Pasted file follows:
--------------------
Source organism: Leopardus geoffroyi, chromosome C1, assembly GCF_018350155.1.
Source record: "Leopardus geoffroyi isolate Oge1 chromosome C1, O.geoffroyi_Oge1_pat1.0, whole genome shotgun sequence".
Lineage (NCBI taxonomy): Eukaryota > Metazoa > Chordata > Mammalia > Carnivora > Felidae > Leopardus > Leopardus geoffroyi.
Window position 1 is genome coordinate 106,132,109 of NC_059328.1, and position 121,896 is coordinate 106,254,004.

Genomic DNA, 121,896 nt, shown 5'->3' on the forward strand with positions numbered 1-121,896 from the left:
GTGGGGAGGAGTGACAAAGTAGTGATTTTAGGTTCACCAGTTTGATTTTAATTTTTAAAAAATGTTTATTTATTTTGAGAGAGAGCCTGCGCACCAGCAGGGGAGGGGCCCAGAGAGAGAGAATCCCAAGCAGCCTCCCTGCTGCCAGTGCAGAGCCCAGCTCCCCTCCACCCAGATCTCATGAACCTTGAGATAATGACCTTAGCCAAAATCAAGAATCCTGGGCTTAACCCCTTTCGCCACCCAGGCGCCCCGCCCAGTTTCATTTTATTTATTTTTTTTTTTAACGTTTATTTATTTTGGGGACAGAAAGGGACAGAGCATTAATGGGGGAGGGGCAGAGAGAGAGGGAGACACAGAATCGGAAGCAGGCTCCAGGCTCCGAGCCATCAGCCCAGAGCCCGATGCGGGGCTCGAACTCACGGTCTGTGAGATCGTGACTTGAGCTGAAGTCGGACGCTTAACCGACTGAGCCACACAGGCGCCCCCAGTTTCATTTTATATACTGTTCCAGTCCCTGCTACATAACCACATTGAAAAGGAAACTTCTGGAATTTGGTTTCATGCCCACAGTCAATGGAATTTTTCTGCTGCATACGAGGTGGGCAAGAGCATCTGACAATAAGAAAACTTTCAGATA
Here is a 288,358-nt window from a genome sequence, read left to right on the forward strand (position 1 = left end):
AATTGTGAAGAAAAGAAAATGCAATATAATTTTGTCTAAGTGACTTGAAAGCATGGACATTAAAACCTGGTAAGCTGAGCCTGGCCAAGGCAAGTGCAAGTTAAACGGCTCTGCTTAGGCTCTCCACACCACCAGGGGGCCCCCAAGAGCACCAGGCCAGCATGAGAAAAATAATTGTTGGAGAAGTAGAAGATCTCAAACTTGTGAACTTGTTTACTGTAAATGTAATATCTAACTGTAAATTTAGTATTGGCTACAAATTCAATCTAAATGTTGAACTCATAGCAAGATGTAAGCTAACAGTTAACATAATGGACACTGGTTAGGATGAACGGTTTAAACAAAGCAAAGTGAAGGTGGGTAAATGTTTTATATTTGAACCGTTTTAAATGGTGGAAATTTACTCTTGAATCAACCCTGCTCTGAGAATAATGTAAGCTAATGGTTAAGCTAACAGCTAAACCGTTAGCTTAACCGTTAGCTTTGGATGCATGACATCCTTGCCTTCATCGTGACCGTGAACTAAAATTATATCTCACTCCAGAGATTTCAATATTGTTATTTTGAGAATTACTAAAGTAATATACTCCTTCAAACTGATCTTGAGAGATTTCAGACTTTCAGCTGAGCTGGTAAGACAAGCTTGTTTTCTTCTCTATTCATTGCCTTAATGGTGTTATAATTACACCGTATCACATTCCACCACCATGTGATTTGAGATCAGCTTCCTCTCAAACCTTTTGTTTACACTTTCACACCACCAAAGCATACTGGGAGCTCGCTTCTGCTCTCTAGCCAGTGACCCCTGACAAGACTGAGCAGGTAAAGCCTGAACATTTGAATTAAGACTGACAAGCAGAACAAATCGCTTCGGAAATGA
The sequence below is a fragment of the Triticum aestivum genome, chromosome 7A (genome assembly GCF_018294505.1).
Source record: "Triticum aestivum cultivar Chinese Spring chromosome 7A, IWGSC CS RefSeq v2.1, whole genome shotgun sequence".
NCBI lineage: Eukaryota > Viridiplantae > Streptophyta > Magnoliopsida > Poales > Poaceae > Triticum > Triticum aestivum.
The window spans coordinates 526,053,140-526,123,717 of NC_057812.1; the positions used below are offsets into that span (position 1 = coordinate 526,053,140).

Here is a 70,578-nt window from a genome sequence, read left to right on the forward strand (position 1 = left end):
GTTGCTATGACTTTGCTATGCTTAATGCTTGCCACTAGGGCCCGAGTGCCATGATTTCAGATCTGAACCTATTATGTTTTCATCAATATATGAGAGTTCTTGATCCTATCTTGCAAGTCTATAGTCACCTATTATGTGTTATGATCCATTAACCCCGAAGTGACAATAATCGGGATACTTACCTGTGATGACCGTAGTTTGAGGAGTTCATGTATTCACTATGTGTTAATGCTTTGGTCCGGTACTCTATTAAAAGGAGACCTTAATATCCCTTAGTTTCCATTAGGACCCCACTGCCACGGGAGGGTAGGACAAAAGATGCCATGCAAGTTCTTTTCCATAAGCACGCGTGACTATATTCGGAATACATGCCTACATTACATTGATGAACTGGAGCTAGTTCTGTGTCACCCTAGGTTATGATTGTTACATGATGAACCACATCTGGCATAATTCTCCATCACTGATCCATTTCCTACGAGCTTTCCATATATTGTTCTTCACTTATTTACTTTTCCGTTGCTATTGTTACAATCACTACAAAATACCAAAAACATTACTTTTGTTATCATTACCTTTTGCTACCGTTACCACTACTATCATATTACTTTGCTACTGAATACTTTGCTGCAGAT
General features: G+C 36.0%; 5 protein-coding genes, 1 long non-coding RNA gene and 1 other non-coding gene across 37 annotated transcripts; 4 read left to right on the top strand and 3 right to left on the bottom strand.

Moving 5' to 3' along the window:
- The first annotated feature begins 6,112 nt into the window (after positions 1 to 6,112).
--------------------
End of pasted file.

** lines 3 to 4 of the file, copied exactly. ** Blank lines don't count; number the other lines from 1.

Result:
Lineage (NCBI taxonomy): Eukaryota > Metazoa > Chordata > Mammalia > Carnivora > Felidae > Leopardus > Leopardus geoffroyi.
Window position 1 is genome coordinate 106,132,109 of NC_059328.1, and position 121,896 is coordinate 106,254,004.